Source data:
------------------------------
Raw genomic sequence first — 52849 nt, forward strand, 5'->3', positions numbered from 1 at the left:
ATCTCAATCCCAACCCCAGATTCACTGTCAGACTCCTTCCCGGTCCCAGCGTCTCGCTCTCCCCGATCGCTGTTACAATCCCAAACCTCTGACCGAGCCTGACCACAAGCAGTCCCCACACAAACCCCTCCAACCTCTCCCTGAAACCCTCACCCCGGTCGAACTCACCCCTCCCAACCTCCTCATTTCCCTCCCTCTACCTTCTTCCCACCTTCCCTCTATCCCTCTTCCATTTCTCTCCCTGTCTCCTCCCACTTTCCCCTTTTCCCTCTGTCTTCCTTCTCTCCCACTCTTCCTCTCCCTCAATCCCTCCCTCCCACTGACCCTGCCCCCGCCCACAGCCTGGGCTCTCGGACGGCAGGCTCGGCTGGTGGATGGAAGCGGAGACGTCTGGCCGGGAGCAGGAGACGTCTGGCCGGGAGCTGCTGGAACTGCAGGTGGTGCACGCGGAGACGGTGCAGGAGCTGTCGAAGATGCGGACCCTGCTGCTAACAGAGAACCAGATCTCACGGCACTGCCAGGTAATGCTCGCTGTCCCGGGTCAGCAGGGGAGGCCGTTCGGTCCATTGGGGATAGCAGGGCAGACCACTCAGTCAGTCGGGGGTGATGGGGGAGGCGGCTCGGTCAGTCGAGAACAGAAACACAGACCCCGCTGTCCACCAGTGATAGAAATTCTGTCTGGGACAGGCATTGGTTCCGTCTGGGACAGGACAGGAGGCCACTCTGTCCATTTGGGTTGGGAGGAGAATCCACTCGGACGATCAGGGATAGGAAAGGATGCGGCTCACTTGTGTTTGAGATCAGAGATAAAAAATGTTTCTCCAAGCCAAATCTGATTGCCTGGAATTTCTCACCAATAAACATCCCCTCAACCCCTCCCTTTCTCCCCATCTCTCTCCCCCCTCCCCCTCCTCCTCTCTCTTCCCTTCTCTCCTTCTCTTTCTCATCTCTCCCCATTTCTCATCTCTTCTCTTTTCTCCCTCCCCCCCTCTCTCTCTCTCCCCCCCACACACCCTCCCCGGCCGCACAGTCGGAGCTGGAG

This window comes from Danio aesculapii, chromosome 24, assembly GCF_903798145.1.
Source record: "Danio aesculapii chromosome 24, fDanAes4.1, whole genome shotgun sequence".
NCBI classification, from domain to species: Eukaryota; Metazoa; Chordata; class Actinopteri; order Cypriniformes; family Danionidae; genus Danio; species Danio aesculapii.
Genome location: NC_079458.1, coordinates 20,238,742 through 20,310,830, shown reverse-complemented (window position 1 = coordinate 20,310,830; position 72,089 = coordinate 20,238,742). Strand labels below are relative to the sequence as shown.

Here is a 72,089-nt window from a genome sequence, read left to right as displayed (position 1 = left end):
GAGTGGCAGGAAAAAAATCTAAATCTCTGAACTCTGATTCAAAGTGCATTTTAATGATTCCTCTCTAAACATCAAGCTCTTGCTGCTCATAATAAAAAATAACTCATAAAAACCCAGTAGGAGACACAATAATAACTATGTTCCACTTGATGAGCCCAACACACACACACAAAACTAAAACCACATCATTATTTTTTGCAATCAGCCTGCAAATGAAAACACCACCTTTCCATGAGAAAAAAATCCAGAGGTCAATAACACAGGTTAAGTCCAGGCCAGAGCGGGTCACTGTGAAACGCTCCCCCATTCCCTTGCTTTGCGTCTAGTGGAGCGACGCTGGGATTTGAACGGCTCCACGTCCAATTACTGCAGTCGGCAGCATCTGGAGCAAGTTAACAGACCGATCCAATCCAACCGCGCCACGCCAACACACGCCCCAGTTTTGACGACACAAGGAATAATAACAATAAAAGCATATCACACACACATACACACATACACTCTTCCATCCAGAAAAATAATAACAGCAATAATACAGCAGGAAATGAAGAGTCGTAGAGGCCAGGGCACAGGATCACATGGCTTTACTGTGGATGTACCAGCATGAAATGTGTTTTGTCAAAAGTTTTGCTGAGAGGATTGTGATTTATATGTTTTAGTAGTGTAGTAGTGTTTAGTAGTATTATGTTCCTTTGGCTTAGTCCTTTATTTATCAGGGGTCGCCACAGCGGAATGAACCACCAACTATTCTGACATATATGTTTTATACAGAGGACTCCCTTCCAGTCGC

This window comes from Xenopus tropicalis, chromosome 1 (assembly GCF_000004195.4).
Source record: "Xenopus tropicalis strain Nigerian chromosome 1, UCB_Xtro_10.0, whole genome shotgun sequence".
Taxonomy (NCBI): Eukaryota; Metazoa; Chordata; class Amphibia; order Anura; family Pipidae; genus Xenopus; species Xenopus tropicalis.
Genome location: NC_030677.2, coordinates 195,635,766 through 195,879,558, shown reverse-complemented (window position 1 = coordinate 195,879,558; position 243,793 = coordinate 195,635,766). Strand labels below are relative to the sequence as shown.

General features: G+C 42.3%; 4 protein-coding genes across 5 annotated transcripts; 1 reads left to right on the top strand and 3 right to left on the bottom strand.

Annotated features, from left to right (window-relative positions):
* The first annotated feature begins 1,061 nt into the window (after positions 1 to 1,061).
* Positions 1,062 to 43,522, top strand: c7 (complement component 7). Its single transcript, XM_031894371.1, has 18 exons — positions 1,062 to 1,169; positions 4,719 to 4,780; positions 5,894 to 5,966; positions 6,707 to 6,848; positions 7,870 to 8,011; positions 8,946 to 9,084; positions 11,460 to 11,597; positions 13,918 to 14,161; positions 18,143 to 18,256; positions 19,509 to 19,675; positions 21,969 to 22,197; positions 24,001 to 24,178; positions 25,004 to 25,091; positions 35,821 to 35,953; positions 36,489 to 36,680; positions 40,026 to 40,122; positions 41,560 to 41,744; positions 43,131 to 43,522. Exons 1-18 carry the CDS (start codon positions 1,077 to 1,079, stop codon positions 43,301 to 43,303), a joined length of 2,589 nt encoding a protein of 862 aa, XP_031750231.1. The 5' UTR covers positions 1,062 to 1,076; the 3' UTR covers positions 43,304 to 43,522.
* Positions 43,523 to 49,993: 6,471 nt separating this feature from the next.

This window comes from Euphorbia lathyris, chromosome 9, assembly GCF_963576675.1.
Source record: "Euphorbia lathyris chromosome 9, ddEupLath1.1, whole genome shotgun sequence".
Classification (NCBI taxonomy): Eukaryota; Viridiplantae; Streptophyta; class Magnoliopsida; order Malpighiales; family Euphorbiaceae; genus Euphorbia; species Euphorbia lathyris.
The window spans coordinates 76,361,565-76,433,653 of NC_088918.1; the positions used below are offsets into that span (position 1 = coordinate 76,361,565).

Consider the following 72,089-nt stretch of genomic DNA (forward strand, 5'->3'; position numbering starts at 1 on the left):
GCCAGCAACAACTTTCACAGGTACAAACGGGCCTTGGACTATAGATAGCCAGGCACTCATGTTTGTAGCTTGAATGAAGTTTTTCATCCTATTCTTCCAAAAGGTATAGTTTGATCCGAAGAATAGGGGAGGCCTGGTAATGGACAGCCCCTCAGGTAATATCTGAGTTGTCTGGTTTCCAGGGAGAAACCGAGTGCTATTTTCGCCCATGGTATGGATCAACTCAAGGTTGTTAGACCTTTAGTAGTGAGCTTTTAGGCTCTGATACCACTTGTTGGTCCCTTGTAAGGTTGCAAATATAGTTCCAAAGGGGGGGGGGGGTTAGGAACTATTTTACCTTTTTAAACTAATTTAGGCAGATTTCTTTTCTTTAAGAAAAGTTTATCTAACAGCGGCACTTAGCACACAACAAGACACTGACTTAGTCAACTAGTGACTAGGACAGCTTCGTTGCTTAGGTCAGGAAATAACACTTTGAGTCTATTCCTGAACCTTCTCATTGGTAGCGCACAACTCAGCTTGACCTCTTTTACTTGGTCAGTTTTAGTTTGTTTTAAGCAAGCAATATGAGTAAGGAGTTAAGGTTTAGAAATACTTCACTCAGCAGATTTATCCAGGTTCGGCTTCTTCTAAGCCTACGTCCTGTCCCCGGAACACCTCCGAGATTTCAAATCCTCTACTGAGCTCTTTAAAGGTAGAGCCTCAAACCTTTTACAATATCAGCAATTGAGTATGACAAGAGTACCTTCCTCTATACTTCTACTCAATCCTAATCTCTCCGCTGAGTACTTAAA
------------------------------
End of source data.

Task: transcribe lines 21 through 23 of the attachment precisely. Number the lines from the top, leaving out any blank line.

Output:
The window spans coordinates 76,361,565-76,433,653 of NC_088918.1; the positions used below are offsets into that span (position 1 = coordinate 76,361,565).

Consider the following 72,089-nt stretch of genomic DNA (forward strand, 5'->3'; position numbering starts at 1 on the left):
GCCAGCAACAACTTTCACAGGTACAAACGGGCCTTGGACTATAGATAGCCAGGCACTCATGTTTGTAGCTTGAATGAAGTTTTTCATCCTATTCTTCCAAAAGGTATAGTTTGATCCGAAGAATAGGGGAGGCCTGGTAATGGACAGCCCCTCAGGTAATATCTGAGTTGTCTGGTTTCCAGGGAGAAACCGAGTGCTATTTTCGCCCATGGTATGGATCAACTCAAGGTTGTTAGACCTTTAGTAGTGAGCTTTTAGGCTCTGATACCACTTGTTGGTCCCTTGTAAGGTTGCAAATATAGTTCCAAAGGGGGGGGGGGGTTAGGAACTATTTTACCTTTTTAAACTAATTTAGGCAGATTTCTTTTCTTTAAGAAAAGTTTATCTAACAGCGGCACTTAGCACACAACAAGACACTGACTTAGTCAACTAGTGACTAGGACAGCTTCGTTGCTTAGGTCAGGAAATAACACTTTGAGTCTATTCCTGAACCTTCTCATTGGTAGCGCACAACTCAGCTTGACCTCTTTTACTTGGTCAGTTTTAGTTTGTTTTAAGCAAGCAATATGAGTAAGGAGTTAAGGTTTAGAAATACTTCACTCAGCAGATTTATCCAGGTTCGGCTTCTTCTAAGCCTACGTCCTGTCCCCGGAACACCTCCGAGATTTCAAATCCTCTACTGAGCTCTTTAAAGGTAGAGCCTCAAACCTTTTACAATATCAGCAATTGAGTATGACAAGAGTACCTTCCTCTATACTTCTACTCAATCCTAATCTCTCCGCTGAGTACTTAAA